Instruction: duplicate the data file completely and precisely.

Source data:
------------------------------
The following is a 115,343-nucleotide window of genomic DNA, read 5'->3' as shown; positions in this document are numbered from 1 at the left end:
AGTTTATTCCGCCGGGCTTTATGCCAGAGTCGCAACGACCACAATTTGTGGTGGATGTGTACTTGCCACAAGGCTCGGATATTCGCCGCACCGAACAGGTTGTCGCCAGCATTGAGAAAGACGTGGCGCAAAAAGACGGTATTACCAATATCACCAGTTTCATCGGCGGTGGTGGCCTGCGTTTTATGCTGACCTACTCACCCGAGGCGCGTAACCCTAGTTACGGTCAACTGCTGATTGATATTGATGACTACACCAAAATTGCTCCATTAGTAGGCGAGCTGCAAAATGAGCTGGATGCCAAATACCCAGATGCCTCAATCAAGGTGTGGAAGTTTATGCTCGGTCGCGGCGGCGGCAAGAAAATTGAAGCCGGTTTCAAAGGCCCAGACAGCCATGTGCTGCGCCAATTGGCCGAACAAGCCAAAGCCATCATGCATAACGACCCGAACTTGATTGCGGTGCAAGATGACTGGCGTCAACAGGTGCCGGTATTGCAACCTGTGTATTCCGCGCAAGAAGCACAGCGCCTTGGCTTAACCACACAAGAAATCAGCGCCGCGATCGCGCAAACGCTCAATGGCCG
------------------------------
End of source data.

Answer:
The following is a 115,343-nucleotide window of genomic DNA, read 5'->3' as shown; positions in this document are numbered from 1 at the left end:
AGTTTATTCCGCCGGGCTTTATGCCAGAGTCGCAACGACCACAATTTGTGGTGGATGTGTACTTGCCACAAGGCTCGGATATTCGCCGCACCGAACAGGTTGTCGCCAGCATTGAGAAAGACGTGGCGCAAAAAGACGGTATTACCAATATCACCAGTTTCATCGGCGGTGGTGGCCTGCGTTTTATGCTGACCTACTCACCCGAGGCGCGTAACCCTAGTTACGGTCAACTGCTGATTGATATTGATGACTACACCAAAATTGCTCCATTAGTAGGCGAGCTGCAAAATGAGCTGGATGCCAAATACCCAGATGCCTCAATCAAGGTGTGGAAGTTTATGCTCGGTCGCGGCGGCGGCAAGAAAATTGAAGCCGGTTTCAAAGGCCCAGACAGCCATGTGCTGCGCCAATTGGCCGAACAAGCCAAAGCCATCATGCATAACGACCCGAACTTGATTGCGGTGCAAGATGACTGGCGTCAACAGGTGCCGGTATTGCAACCTGTGTATTCCGCGCAAGAAGCACAGCGCCTTGGCTTAACCACACAAGAAATCAGCGCCGCGATCGCGCAAACGCTCAATGGCCG